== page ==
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  • Writer's pictureKelli Dunlap

Talking about games and feelings on NPR

Back in March I received a message from Yuki Noguchi, an NPR science desk correspondent, about helping parents figure out how to support their kids and find balance with video games.

It's always so refreshing to be asked to talk about games in a way that acknowledges the complexity of play and the nuance of games. There's definitely no easy answer, and even good answers vary based on the age of the kiddo, the relationship they have with the parent, and the parent's own comfort level with talking about tech.

As I tell parents all the time, anything done to excess is excessive. While games can be designed in ways that are exploitative (I'll get to a post on dark design patterns at some point!), most games just want to entertain and to be enjoyed.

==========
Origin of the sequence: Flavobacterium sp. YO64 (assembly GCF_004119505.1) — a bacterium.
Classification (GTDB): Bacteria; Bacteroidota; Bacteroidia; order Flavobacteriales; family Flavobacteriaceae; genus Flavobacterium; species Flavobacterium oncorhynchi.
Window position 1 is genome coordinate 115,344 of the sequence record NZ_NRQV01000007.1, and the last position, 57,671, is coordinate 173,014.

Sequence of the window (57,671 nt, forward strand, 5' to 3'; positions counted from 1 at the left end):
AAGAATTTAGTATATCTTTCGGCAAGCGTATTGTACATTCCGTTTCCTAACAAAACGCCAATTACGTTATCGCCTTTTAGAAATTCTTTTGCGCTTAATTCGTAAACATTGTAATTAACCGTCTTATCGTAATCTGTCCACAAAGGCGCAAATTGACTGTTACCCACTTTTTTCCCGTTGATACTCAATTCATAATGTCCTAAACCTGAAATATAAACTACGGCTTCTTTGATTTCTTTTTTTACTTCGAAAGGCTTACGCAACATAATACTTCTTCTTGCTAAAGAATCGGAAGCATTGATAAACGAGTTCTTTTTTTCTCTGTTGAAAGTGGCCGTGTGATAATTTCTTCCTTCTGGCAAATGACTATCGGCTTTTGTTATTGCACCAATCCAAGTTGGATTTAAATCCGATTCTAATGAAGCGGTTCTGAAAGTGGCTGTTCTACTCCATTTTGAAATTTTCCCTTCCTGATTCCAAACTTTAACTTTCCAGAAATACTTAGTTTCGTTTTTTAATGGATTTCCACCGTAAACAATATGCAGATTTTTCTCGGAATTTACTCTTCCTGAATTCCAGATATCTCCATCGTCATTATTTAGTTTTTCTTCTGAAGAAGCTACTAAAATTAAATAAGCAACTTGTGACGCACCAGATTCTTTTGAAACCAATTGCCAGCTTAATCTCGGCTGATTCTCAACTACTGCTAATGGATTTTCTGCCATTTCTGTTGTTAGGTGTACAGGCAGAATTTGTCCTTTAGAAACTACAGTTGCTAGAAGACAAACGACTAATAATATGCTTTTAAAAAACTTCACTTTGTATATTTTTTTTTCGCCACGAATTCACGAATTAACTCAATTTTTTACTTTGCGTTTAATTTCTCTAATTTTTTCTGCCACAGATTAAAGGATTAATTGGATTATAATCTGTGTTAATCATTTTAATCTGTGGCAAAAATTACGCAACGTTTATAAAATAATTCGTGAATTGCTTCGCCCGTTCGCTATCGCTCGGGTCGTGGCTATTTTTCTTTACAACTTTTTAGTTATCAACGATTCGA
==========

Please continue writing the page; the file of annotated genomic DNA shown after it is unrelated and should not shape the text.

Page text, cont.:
You can use games to improve your social connection, to practice feeling emotions we normally avoid, like guilt or grief or shame. A lot of games bring those feelings out in us, and they give us a space to play with those feelings.

Also quoted in the article were some other great voices including research psychologist Peter Etchells, Michael Rich, a pediatrician and director of the Center on Media and Child Health at Boston Children's Hospital, and Ohio State communications professor Jesse Fox.


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